Womens Lib - A Storm’s Approaching

Mixed media collage, paper, pencil, paint, print 20 x 24 inches, 2023, *gallery

Coming of age during the 2nd wave of feminism I became conscious not only of gender inequality but how our identities became fragmented by a media of ever-changing standards. Feminists were caricatured in the media even as they were championed in the news so that the fault line between coming of age during an era of rising expectations for women even as women were mocked, burst wide open. What did it mean to be a woman in the wake of the movement?, South Huntington, New York



Man in Charge

Mixed media collage, paper, pencil, paint, print 18 x 25 inches, 2023, *online

Along with being powerful enforcers of gender, these mass media images helped shape our psyches in setting standards of how women should imagine their lives, think of fulfillment, and arrange priorities. The insistence that all women identified as wives and mothers gripped our consciousness yet by the 70’s marriage and motherhood were disparaged. In the wake of the women’s movement, what kind of woman should we be, how ambitious, how accommodating to men?, South Huntington, New York



Where’s The Justice?

Steel, lead, gold paint

12 x 24 x 4 inches, 2019, *online

There are 2,291,000 people imprisoned in the United States. Where is the Justice? draws attention to mass incarceration, and the glaring injustices within our prison system. Through the steel enclosure and evocative symbolism of lead and gold, it sheds light on the human cost of a flawed judicial process. The sculpture challenges viewers to reflect on the harsh realities faced by marginalized communities, urging a collective call for reform and true justice in our society., Fairfax, California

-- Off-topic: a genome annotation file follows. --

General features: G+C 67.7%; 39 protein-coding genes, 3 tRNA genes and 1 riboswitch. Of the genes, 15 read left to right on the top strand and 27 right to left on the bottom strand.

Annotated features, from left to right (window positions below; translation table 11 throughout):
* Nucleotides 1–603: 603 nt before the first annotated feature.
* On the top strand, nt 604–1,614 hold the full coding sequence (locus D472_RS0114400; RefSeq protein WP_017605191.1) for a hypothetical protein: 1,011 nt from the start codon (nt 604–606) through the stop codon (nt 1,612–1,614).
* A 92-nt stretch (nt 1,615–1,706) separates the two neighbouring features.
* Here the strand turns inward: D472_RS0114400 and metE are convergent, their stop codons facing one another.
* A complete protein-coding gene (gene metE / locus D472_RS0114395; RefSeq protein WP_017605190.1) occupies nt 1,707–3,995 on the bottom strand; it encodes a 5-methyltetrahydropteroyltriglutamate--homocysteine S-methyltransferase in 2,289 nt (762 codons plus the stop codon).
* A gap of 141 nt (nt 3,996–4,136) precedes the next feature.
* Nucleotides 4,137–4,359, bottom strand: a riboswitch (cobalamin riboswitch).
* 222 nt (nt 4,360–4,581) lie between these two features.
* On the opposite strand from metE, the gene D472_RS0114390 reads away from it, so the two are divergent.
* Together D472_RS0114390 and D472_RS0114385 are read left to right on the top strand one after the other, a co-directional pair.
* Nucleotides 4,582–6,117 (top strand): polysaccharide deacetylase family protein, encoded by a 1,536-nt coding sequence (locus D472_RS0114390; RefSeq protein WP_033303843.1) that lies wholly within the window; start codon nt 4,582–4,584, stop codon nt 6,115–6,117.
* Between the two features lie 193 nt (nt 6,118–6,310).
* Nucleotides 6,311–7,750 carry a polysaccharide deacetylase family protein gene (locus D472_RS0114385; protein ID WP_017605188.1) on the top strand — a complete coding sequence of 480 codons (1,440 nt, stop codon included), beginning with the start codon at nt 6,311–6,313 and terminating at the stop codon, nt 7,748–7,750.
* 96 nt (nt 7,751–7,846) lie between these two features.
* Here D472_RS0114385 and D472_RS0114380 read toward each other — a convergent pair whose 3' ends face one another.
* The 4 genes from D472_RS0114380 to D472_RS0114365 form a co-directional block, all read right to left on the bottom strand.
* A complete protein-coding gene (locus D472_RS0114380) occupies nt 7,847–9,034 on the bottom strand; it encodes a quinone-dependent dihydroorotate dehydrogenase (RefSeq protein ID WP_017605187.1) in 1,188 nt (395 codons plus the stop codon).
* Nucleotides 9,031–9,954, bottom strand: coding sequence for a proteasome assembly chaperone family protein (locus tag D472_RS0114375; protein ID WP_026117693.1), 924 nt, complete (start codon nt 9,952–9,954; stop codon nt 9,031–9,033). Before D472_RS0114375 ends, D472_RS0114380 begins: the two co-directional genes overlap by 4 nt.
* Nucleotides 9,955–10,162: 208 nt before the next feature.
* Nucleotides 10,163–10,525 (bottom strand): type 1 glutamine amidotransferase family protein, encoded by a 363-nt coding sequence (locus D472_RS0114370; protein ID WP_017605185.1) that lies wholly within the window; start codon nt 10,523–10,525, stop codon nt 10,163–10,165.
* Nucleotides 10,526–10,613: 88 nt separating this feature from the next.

The Woman Who Says No

Mixed media, ink, pen 12 x 9 inches, 2024 *gallery

Inspired by Françoise Gilot, The Woman Who Says No celebrates the power of refusal in a society that often pressures women to acquiesce. This painting captures moments of defiance and empowerment, urging women to embrace their right to say no. The work reflects the extraordinary acts of ordinary notions, embodying my visual homage to the strength found in refusal and Gilot’s resilient journey towards independence., Los Angeles, California



Maya Leaves

Acrylic on canvas

24 x 30 x 1.5 inches, 2018, *online

Through Maya Angelou’s powerful words and fearless advocacy, she inspired countless women to embrace their strength, resilience, and inherent worth. In this portrait, Maya Leaves, I chose to depict her with two falling leaves—a symbol representing the deaths of her dearest friends, Martin Luther King and Malcolm X. She described these events as two of her greatest losses in life. I wanted to honor the depth of her experiences, her grief, and the resilience that defined her remarkable journey., Mill Valley, California



Liberty is a Lady